The flavor is adjustable depending upon what your tastes are.  I like this quite tart, quite.  My recipe is based on those specific tastes.  Please feel free to use more sugar to your tastes.  The best way to do that is to add sugar, a tablespoon at a time, until you reach a preferred flavor.  Same if you're a spice-a-holic:  feel free to up the spices a teaspoon at a time.  This recipe is mild-medium spiced.  The cranberry has an overpowering flavor, so you may decide you need more spice for them to shine through.

Cranberry-Apple Chutney

2 small gala apples, peeled and diced or rough chopped
12 oz cranberries, rinsed and dried
6 tbs desired sugar (I prefer Coconut Sugar, always try to use Fair Trade!)
1 tbs Earth Balance Soy-Free or comparable fat (butter, margarine etc...)
1 tsp ground nutmeg
1 1/2 tsp ground ginger
3 tsp cinnamon

Melt the Earth Balance (or fat) low heat in a medium saucepan.
Add apple, and stir to coat, sauteing until the apples become slightly tender but not browned.
Add cranberries and all spices stirring to combine.

Raise to medium-high heat, stirring constantly to avoid sticking.
Add sugar 1 tbs at a time, while stirring.
The cranberries will begin to break down due to the heat.  Give the pot a stir, wait about 30 seconds, and then re-stir, repeating so that the cranberries will break down evenly.
When all the cranberries are broken down and the mixture looks like this:

Taste the mixture.  Too tart?  Add more sugar one tbs at a time.  Not spiced enough?  Add more spices one tsp at a time.  Stir constantly.
When desired flavor is reached, remove mixture from stove and transfer to serving dish.  I like to let the dish cool to room temperature.  Feel free to serve hot or chill for a colder dish.

Ta-da, you're done!  Now didn't I tell you that was easy?

Tuesday, October 11, 2011

Fall's Here! Butternut Squash Fries Anyone?

It's fall again which means it's time for yummy autumn produce to line the aisles of your favorite farmer's markets and grocery stores.  I for one have been getting increasingly excited as the apples, squash, pumpkins and cranberries start rolling in.  How many amazing things can you make with all of these delicious ingredients?  Countless.  But let's start with a personal favorite:  Butternut Squash Fries.

This recipe is ridiculously easy; the only things you need are a super sharp knife and patients.  Although I love these fries, I hate cutting up raw butternut.  Probably because until this year, I didn't have a super sharp knife.  Please make sure when you're cutting up the squash that you protect yourself by making sure the squash is stable against a cutting surface and that your fingers and body are kept away from the knife, because you will be pushing against the produce.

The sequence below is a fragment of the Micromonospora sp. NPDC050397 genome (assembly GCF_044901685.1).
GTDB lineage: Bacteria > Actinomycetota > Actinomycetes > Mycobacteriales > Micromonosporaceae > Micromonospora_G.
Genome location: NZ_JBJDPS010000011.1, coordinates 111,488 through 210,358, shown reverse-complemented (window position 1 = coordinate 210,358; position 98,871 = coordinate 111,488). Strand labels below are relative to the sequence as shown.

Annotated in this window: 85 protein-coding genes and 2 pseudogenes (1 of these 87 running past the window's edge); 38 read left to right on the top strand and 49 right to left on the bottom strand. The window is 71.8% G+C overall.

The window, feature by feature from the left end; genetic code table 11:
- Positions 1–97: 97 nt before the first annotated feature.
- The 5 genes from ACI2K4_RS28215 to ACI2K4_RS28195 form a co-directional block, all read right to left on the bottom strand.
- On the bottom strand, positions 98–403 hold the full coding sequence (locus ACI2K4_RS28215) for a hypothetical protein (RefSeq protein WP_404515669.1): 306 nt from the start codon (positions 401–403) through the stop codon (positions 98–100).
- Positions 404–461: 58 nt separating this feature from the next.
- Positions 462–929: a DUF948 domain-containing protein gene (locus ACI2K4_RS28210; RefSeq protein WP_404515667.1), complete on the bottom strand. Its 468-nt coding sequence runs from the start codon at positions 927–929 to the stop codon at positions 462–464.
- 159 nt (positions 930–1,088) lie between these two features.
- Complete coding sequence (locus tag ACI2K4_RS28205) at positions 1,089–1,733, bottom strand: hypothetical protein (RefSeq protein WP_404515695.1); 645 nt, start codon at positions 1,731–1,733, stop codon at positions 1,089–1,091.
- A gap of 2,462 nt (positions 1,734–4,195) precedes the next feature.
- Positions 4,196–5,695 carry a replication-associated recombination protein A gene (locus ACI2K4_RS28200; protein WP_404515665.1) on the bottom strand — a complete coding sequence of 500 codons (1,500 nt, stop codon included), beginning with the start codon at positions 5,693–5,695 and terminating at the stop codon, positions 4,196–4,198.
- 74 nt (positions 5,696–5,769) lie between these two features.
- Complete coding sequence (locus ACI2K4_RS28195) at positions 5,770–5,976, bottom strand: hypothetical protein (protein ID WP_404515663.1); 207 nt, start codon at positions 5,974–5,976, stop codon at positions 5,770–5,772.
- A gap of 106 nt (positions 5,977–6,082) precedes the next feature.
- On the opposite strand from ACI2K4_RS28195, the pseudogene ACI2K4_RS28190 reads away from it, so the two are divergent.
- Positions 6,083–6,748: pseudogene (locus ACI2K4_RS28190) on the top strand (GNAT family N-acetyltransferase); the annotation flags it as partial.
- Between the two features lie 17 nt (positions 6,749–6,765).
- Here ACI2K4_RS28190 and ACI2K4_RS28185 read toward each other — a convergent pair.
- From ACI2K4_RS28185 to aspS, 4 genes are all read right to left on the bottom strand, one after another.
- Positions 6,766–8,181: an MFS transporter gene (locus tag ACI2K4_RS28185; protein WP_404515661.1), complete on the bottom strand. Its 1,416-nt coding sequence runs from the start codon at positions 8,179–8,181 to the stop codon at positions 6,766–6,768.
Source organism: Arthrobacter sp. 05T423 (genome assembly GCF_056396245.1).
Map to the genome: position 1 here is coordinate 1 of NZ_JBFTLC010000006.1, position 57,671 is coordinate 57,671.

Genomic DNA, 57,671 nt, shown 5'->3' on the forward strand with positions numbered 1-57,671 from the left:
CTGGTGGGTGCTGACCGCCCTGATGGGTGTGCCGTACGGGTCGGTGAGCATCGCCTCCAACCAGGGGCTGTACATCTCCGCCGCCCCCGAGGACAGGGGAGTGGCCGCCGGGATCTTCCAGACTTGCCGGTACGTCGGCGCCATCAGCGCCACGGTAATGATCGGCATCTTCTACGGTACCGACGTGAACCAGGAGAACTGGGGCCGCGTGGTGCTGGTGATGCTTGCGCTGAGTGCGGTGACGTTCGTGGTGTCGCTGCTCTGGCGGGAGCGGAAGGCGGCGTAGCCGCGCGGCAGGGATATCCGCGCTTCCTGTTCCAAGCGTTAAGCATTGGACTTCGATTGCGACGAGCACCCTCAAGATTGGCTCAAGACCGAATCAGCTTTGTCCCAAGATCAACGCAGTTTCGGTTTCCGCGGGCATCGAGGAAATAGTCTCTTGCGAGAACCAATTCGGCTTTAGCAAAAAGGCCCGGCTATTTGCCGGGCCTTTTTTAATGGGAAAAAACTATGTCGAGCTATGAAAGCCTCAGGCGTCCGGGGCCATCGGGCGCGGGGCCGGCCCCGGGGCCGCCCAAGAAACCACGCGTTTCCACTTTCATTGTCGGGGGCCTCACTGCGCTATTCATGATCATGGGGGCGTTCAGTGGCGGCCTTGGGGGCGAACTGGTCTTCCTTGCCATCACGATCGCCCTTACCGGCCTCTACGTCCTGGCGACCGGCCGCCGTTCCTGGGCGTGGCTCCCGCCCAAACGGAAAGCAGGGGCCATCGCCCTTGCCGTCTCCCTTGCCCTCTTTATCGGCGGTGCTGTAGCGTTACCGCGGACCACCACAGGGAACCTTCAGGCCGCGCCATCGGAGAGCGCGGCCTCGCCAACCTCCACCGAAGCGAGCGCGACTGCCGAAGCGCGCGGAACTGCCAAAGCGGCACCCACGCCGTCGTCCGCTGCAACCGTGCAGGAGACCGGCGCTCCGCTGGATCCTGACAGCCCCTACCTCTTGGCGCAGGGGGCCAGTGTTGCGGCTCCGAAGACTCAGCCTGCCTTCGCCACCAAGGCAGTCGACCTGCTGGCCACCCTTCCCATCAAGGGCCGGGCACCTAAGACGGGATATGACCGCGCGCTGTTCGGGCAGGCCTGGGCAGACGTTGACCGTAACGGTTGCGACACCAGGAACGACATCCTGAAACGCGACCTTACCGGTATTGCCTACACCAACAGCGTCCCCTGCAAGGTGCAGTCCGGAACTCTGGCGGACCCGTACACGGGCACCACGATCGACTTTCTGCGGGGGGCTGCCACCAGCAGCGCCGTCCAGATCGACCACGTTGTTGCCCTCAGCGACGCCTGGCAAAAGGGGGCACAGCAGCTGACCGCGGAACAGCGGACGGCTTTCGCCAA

The end result is more than worth it!  This is a super healthy, vegan-friendly and allergy-free alternative to the potato fry craving.  You'll want to eat them all at once, so the only real problem with these fries is saving some for the next day ;)

Butternut Squash Fries

1 medium/large Butternut Squash
1 small bunch fresh thyme (leaves detached from stems and chopped up)
1 small bunch fresh rosemary (leaves detached from stems and chopped up)
olive oil
sea salt and black pepper to taste (optional)

Preheat oven to 425 degrees F.
Peel the squash.
Cut in half and scoop out seeds/pulp; throw seeds/pulp away.
Cut the butternut into thin fry shapes.  Chunky steak fry shapes will need to cook longer.

Toss the fries in olive oil.
Transfer the fries to a parchment paper lined cookie sheet in one layer (or two sheets if they don't fit on one.)

Sprinkle with salt/pepper to taste.
Bake for about 25 minutes, flip fries over, then return to oven.
Bake for 10 more minutes and then sprinkle thyme and rosemary over the fries and return to oven.
Check in 5-10 more minutes.  When fries are soft (and they should be by then) remove from oven.
Transfer to serving dish and serve immediately.  If you cover them or reheat them in a microwave they will get soggier, just like real potato fries.

These are a delicious side dish for guests of all kinds and a vibrant addition to any plate.  It's also a great way to sneak in nutrients for picky eaters.  I hope you enjoy them as much as I do!